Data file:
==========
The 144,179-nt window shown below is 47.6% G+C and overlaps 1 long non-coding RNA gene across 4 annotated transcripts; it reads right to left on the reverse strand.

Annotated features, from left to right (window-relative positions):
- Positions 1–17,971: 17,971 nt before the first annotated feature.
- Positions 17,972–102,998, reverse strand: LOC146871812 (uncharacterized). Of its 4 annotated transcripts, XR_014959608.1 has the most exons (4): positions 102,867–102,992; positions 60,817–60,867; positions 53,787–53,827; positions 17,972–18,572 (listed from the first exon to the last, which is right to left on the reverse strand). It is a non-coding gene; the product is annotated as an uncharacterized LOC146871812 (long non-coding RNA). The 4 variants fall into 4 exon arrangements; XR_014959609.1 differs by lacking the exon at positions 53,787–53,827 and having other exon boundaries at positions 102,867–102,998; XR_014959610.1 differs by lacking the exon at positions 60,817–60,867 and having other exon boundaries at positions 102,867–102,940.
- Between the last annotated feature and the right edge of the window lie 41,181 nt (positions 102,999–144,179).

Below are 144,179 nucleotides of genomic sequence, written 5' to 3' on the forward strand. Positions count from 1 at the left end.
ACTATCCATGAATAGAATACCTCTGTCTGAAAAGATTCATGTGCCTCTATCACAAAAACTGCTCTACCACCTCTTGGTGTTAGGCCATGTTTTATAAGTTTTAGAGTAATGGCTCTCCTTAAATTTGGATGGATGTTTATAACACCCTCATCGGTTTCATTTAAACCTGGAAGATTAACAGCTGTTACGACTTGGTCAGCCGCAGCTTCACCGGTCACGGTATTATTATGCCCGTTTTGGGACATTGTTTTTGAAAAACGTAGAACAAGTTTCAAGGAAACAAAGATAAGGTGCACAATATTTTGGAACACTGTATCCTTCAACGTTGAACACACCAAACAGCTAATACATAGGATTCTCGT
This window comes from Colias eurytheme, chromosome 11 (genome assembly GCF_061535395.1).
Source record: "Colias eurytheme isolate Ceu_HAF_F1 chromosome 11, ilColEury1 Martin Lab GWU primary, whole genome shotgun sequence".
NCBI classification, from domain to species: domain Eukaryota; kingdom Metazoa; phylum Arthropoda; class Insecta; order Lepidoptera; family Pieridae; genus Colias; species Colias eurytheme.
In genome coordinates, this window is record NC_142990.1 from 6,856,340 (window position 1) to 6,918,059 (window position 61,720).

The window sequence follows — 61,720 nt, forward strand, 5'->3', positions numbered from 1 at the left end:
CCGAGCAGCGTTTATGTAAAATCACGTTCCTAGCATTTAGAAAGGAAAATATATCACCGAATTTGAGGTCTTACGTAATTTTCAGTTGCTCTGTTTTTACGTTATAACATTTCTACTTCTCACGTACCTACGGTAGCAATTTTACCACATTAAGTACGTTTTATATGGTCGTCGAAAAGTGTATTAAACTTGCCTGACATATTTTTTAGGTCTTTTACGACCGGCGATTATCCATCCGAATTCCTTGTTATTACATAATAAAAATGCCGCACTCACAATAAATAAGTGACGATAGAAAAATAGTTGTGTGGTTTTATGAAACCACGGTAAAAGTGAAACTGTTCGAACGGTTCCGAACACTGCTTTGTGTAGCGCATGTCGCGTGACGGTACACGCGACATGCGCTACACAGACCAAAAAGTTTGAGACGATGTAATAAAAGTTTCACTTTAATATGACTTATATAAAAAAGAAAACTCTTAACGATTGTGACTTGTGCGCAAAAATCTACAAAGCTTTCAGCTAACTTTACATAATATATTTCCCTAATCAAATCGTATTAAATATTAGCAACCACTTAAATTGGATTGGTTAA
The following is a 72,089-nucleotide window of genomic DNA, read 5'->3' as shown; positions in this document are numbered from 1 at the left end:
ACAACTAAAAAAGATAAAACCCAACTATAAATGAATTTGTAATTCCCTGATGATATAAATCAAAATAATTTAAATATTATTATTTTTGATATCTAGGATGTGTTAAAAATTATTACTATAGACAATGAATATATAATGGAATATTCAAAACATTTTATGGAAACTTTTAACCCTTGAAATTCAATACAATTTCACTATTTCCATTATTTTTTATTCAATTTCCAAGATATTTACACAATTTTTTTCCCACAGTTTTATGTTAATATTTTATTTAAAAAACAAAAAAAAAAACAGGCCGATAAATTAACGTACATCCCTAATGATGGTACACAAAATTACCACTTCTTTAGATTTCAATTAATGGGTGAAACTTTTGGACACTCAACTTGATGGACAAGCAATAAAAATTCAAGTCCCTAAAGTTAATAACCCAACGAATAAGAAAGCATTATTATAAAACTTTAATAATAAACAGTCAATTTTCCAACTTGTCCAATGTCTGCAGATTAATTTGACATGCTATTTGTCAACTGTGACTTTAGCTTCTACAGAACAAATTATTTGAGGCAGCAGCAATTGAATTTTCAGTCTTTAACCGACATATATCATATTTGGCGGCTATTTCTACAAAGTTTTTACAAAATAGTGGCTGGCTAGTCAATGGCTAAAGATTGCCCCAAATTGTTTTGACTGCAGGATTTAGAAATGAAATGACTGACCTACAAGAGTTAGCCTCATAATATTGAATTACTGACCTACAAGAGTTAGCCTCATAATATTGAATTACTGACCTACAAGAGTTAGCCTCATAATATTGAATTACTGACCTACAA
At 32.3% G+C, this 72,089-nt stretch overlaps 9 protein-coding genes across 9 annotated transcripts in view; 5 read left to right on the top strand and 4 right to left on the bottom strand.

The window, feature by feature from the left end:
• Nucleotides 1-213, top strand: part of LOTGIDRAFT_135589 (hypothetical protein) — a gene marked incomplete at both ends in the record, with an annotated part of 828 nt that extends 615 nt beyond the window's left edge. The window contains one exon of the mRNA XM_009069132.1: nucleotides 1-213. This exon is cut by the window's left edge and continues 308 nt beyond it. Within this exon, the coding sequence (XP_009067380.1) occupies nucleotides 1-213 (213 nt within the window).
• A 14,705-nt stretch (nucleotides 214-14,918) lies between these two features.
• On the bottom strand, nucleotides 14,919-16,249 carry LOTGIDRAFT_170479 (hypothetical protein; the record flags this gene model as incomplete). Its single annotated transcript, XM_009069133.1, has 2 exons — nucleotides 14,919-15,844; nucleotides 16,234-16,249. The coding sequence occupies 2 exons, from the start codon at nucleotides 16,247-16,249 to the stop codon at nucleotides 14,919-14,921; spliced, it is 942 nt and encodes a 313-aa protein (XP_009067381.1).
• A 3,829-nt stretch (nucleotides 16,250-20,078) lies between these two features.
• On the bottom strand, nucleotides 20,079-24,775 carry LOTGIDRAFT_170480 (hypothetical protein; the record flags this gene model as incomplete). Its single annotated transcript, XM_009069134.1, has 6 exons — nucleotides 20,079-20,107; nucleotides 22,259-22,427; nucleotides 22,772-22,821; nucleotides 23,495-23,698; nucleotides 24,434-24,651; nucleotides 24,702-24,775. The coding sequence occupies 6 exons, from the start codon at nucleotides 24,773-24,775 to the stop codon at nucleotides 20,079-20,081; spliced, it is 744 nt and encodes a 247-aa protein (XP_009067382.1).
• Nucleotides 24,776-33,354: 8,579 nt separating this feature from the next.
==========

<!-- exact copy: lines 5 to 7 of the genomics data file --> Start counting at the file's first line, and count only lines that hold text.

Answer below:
- Between the last annotated feature and the right edge of the window lie 41,181 nt (positions 102,999–144,179).

Below are 144,179 nucleotides of genomic sequence, written 5' to 3' on the forward strand. Positions count from 1 at the left end.
ACTATCCATGAATAGAATACCTCTGTCTGAAAAGATTCATGTGCCTCTATCACAAAAACTGCTCTACCACCTCTTGGTGTTAGGCCATGTTTTATAAGTTTTAGAGTAATGGCTCTCCTTAAATTTGGATGGATGTTTATAACACCCTCATCGGTTTCATTTAAACCTGGAAGATTAACAGCTGTTACGACTTGGTCAGCCGCAGCTTCACCGGTCACGGTATTATTATGCCCGTTTTGGGACATTGTTTTTGAAAAACGTAGAACAAGTTTCAAGGAAACAAAGATAAGGTGCACAATATTTTGGAACACTGTATCCTTCAACGTTGAACACACCAAACAGCTAATACATAGGATTCTCGT